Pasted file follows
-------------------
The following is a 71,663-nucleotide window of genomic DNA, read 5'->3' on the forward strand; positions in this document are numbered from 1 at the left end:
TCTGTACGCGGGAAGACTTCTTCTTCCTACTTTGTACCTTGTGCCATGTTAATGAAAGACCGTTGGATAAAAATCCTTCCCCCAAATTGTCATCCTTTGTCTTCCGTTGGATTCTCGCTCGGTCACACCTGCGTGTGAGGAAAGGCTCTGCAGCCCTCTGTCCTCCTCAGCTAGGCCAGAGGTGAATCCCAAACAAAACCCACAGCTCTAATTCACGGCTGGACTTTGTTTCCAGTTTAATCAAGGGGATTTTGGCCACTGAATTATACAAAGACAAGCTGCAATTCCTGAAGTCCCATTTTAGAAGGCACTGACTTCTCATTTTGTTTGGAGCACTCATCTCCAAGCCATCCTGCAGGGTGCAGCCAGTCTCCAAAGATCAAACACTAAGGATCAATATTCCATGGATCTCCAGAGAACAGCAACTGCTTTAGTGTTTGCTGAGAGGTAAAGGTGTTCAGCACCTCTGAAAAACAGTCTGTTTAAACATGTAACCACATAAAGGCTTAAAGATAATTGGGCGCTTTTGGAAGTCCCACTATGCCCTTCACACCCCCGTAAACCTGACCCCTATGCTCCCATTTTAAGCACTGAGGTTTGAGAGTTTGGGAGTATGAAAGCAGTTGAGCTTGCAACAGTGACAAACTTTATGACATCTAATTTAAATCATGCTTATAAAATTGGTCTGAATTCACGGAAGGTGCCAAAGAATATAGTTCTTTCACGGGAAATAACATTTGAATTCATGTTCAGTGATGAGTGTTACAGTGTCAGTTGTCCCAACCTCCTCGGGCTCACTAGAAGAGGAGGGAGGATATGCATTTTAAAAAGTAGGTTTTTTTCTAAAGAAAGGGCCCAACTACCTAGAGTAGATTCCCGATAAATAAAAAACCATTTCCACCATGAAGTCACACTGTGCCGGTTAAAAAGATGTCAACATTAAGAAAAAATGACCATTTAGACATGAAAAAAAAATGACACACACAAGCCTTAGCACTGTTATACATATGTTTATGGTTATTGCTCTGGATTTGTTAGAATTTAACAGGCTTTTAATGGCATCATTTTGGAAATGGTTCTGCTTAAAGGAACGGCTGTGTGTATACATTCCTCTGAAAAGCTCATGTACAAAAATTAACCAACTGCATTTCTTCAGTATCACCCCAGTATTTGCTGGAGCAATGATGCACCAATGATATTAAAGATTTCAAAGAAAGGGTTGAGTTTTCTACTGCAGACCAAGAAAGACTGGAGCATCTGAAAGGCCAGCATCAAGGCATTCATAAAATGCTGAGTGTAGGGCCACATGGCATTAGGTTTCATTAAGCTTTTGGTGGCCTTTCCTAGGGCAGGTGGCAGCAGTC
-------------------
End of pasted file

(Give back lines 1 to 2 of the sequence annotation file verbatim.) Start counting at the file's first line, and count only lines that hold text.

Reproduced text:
The following is a 71,663-nucleotide window of genomic DNA, read 5'->3' on the forward strand; positions in this document are numbered from 1 at the left end:
TCTGTACGCGGGAAGACTTCTTCTTCCTACTTTGTACCTTGTGCCATGTTAATGAAAGACCGTTGGATAAAAATCCTTCCCCCAAATTGTCATCCTTTGTCTTCCGTTGGATTCTCGCTCGGTCACACCTGCGTGTGAGGAAAGGCTCTGCAGCCCTCTGTCCTCCTCAGCTAGGCCAGAGGTGAATCCCAAACAAAACCCACAGCTCTAATTCACGGCTGGACTTTGTTTCCAGTTTAATCAAGGGGATTTTGGCCACTGAATTATACAAAGACAAGCTGCAATTCCTGAAGTCCCATTTTAGAAGGCACTGACTTCTCATTTTGTTTGGAGCACTCATCTCCAAGCCATCCTGCAGGGTGCAGCCAGTCTCCAAAGATCAAACACTAAGGATCAATATTCCATGGATCTCCAGAGAACAGCAACTGCTTTAGTGTTTGCTGAGAGGTAAAGGTGTTCAGCACCTCTGAAAAACAGTCTGTTTAAACATGTAACCACATAAAGGCTTAAAGATAATTGGGCGCTTTTGGAAGTCCCACTATGCCCTTCACACCCCCGTAAACCTGACCCCTATGCTCCCATTTTAAGCACTGAGGTTTGAGAGTTTGGGAGTATGAAAGCAGTTGAGCTTGCAACAGTGACAAACTTTATGACATCTAATTTAAATCATGCTTATAAAATTGGTCTGAATTCACGGAAGGTGCCAAAGAATATAGTTCTTTCACGGGAAATAACATTTGAATTCATGTTCAGTGATGAGTGTTACAGTGTCAGTTGTCCCAACCTCCTCGGGCTCACTAGAAGAGGAGGGAGGATATGCATTTTAAAAAGTAGGTTTTTTTCTAAAGAAAGGGCCCAACTACCTAGAGTAGATTCCCGATAAATAAAAAACCATTTCCACCATGAAGTCACACTGTGCCGGTTAAAAAGATGTCAACATTAAGAAAAAATGACCATTTAGACATGAAAAAAAAATGACACACACAAGCCTTAGCACTGTTATACATATGTTTATGGTTATTGCTCTGGATTTGTTAGAATTTAACAGGCTTTTAATGGCATCATTTTGGAAATGGTTCTGCTTAAAGGAACGGCTGTGTGTATACATTCCTCTGAAAAGCTCATGTACAAAAATTAACCAACTGCATTTCTTCAGTATCACCCCAGTATTTGCTGGAGCAATGATGCACCAATGATATTAAAGATTTCAAAGAAAGGGTTGAGTTTTCTACTGCAGACCAAGAAAGACTGGAGCATCTGAAAGGCCAGCATCAAGGCATTCATAAAATGCTGAGTGTAGGGCCACATGGCATTAGGTTTCATTAAGCTTTTGGTGGCCTTTCCTAGGGCAGGTGGCAGCAGTC